Prime Minister Scott Morrison has refused to answer whether schools should be allowed to turn away gay students, as a leaked report on religious protections threatens to expose deep divisions inside the government.
On Wednesday, Fairfax Media reported that a review by Liberal Party elder Philip Ruddock had recommended expanding the right, under federal law, of schools to discriminate against students based on their sexuality.
Asked whether he believed this would be fair, Mr Morrison said: “Well it’s the existing law and we’re not proposing to change that law to take away that existing arrangement that exists.”
He was asked a second time, and again he said: “It’s existing law.”
The Australian has since reported that the review in fact recommended the opposite – a restriction on the ability for religious schools to discriminate against gay teachers and students.
The government has not released the report publicly, to allow its contents to be verified.
Regardless, it may prove a fraught issue for the Prime Minister, as his party recently suffered a bitter split between moderates and conservatives over the issue of climate change and Malcolm Turnbull’s leadership.
The ABC’s Patricia Karvelas reported that several Coalition MPs were uncomfortable with the proposal. Ms Karvelas quoted one MP as saying Mr Morrison “has a blind spot” on the issue, given his devout Christian faith.
The reactions of Coalition MPs were mixed.
Special Minister of State Alex Hawke strongly supported the proposal.
“I don’t think it’s controversial in Australia that people expect religious schools to teach the practice of their faith and their religion,” he told Sky News.
People of faith in Australia are under attack, Mr Hawke said.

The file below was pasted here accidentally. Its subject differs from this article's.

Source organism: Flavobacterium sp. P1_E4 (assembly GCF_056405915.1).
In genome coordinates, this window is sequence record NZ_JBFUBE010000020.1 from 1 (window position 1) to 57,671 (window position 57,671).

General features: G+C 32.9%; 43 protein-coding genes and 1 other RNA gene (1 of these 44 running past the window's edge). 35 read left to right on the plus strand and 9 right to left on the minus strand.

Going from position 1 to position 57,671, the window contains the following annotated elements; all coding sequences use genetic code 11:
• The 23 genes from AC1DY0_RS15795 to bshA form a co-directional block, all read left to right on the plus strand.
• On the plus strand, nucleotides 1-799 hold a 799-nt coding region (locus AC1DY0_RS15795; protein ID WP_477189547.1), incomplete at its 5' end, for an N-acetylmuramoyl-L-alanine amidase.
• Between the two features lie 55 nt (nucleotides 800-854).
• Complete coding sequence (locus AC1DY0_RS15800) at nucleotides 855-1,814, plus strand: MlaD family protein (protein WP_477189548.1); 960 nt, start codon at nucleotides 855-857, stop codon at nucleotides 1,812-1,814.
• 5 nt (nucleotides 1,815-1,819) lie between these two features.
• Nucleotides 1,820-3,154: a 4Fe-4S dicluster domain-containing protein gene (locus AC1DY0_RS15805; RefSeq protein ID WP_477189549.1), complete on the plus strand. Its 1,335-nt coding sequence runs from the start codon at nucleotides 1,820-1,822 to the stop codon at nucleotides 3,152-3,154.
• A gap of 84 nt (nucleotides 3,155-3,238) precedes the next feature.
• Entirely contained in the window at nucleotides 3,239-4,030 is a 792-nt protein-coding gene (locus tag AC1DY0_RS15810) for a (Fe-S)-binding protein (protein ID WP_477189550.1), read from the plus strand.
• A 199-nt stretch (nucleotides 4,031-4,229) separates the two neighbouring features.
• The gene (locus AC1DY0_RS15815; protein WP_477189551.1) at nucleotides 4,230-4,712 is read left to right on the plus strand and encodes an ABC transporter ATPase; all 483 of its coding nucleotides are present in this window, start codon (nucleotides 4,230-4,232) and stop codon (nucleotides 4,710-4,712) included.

“It’s a constant pressure from the left of society on people of faith.”
Treasurer Josh Frydenberg’s response was more muted. He said concerns about discrimination against children were jumping the gun, and he insisted the government would “get the balance right” and leave existing laws untouched.
Dave Sharma, the Liberal candidate for Wentworth, and sitting MP Tim Wilson both said they were opposed to any new laws allowing further discrimination.
Mr Morrison’s claim that the right to turn away gay students is “existing law” is not universally true, especially in Queensland, where discrimination in admission and enrolment applications is specifically outlawed.
According to Fairfax Media, the Ruddock review called for the right of schools to turn away gay students, as well as teachers, to be enshrined in the Sex Discrimination Act.
“To some school communities, cultivating an environment and ethos which conforms to their religious beliefs is of paramount importance,” the review said, according to Fairfax.
“To the extent that this can be done in the context of appropriate safeguards for the rights and mental health of the child, the panel accepts their right to select, or preference, students who uphold the religious convictions of that school community.”
The review was commissioned after the 2017 same-sex marriage vote and handed to the federal government five months ago. It is still to be officially released.
Labor leader Bill Shorten said he could not believe the Prime Minister had failed to rule out the “silly” idea.
“The fact is every child is entitled to human dignity. We shouldn’t even be having this debate.”